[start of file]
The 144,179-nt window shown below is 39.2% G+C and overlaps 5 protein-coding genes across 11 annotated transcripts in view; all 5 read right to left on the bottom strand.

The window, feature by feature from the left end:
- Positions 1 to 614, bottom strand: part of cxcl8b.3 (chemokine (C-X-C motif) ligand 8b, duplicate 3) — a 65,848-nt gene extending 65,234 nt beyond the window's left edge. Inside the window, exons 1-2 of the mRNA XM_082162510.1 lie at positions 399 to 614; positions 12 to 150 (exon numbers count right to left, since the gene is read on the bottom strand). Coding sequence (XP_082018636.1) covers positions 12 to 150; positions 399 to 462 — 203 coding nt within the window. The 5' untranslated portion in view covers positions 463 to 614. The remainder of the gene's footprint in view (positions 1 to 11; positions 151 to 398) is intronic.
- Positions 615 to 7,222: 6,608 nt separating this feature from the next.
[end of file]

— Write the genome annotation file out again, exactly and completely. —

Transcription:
The 144,179-nt window shown below is 39.2% G+C and overlaps 5 protein-coding genes across 11 annotated transcripts in view; all 5 read right to left on the bottom strand.

The window, feature by feature from the left end:
- Positions 1 to 614, bottom strand: part of cxcl8b.3 (chemokine (C-X-C motif) ligand 8b, duplicate 3) — a 65,848-nt gene extending 65,234 nt beyond the window's left edge. Inside the window, exons 1-2 of the mRNA XM_082162510.1 lie at positions 399 to 614; positions 12 to 150 (exon numbers count right to left, since the gene is read on the bottom strand). Coding sequence (XP_082018636.1) covers positions 12 to 150; positions 399 to 462 — 203 coding nt within the window. The 5' untranslated portion in view covers positions 463 to 614. The remainder of the gene's footprint in view (positions 1 to 11; positions 151 to 398) is intronic.
- Positions 615 to 7,222: 6,608 nt separating this feature from the next.